Ten basic web services concepts
Here are ten vital concepts for understanding what's what in web services. All definitions are drawn from Loosely Coupled's online glossary. For a full listing of definitions available in the glossary, see the A-Z index.
(HyperText Transfer Protocol) The Web's communication standard. Stabilized at HTTP/1.1, it defines the universal mechanism for exchanging application-level messages between Web devices. All web services run over HTTP.
The shared global computing network. A network based on standards including Internet Protocol (IP), Simple Mail Transfer Protocol (SMTP) and the Domain Name System (DNS), which enables global communications between all connected computing devices. It provides the platform for web services and the WorldWide Web.
The friction-free linking enabled by web services (or any SOA). Loosely coupled services, even if they use incompatible system technologies, can be joined together on demand to create composite services, or disassembled just as easily into their functional components. Participants must establish a shared semantic framework to ensure messages retain a consistent meaning across participating services.
(Service Oriented Architecture) A system for linking resources on demand. In an SOA, resources are made available to other participants in the network as independent services that are accessed in a standardized way. This provides for more flexible loose coupling of resources than in traditional systems architectures.
(Simple Object Access Protocol) The standard for web services messages. Based on XML, SOAP defines an envelope format and various rules for describing its contents. Seen (with WSDL and UDDI) as one of the three foundation standards of web services, it is the preferred protocol for exchanging web services, but by no means the only one; proponents of REST say that it adds unnecessary complexity.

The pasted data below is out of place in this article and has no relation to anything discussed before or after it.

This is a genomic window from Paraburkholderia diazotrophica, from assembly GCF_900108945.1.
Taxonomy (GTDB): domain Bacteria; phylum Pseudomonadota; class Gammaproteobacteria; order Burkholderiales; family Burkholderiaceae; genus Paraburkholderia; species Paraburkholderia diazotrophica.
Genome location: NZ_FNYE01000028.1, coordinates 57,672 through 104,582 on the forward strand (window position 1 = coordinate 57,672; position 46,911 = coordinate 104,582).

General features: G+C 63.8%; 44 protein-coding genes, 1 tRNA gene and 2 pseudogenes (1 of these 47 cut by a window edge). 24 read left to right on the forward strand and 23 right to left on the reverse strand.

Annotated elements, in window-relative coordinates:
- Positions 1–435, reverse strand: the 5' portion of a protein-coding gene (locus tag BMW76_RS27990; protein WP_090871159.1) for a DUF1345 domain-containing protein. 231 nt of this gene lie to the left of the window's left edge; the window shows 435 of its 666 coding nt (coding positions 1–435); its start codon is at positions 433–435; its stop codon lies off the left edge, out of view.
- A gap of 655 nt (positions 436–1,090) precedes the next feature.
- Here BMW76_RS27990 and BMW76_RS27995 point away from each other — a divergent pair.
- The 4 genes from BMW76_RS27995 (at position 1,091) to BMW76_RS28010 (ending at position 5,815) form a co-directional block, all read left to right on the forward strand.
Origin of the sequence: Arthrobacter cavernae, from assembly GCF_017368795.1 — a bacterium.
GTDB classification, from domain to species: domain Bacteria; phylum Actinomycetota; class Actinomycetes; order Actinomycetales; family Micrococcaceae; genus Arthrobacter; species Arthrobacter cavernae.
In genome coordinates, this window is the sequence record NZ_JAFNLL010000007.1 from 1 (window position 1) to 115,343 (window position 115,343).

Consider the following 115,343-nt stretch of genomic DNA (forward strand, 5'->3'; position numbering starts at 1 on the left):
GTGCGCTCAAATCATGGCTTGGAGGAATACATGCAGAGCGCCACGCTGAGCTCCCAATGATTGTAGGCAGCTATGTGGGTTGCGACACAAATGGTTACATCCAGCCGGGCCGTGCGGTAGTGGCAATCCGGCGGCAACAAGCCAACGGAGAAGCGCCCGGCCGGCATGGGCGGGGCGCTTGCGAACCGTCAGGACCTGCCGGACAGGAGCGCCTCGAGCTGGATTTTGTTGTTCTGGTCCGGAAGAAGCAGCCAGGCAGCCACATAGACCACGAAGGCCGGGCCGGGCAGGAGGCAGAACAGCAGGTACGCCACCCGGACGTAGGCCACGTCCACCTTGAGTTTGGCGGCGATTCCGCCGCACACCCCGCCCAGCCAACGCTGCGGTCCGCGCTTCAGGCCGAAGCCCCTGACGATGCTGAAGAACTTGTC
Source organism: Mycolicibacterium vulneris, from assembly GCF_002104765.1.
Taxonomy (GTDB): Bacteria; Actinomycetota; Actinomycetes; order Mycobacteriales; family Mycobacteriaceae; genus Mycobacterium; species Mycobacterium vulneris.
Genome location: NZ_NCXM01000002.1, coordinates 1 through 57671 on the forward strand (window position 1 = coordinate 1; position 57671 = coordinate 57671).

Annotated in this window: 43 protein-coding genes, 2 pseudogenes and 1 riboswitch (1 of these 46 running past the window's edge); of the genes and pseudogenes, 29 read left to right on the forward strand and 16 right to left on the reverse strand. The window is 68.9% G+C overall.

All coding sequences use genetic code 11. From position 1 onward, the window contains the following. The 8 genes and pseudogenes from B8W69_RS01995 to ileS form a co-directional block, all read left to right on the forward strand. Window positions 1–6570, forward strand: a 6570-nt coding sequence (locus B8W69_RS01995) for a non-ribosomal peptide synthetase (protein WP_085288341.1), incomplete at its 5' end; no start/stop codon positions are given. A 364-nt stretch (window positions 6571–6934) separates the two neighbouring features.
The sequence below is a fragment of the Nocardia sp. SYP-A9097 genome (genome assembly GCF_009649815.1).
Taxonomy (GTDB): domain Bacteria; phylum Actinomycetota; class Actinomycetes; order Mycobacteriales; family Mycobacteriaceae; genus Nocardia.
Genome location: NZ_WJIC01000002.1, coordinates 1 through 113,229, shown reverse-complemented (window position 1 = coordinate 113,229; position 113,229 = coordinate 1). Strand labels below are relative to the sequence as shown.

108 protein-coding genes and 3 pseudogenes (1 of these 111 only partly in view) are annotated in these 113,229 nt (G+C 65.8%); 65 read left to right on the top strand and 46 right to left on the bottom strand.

(Universal Description, Discovery and Integration protocol) A directory model for web services. UDDI is a specification for maintaining standardized directories of information about web services, recording their capabilities, location and requirements in a universally recognized format. Seen (with SOAP and WSDL) as one of the three foundation standards of web services, UDDI is currently the least used of the three.
(Uniform Resource Identifier) The address of an Internet resource. A URI is the unique name used to access the resource. It is not necessarily a specific file location (it may be a call to an application or a database, for example), which is why it is preferred over the similar acronym URL (Uniform Resource Locator).
Automated resources accessed via the Internet. Web services are software-powered resources or functional components whose capabilities can be accessed at an internet URI. Standards-based web services use XML to interact with each other, which allows them to link up on demand using loose coupling.
(Web Services Description Language) The standard format for describing a web service. Expressed in XML, a WSDL definition describes how to access a web service and what operations it will perform. Usually pronounced "whizz-dul" (to rhyme with 'whistle'), WSDL is seen (with SOAP and UDDI) as one of the three foundation standards of web services.
(eXtensible Markup Language) The data tagging language of web services. XML is not so much a language as a standardized set of rules for adding structure to any form of data using a system of markup tags. Anyone can create their own markup vocabulary (called an XML Schema), and XML ensures that the structure will be intelligible to anyone else who consults the XML Schema document. More importantly, referring to an XML Schema enables XML-aware software to automatically manipulate the data without needing advance knowledge of the structure.
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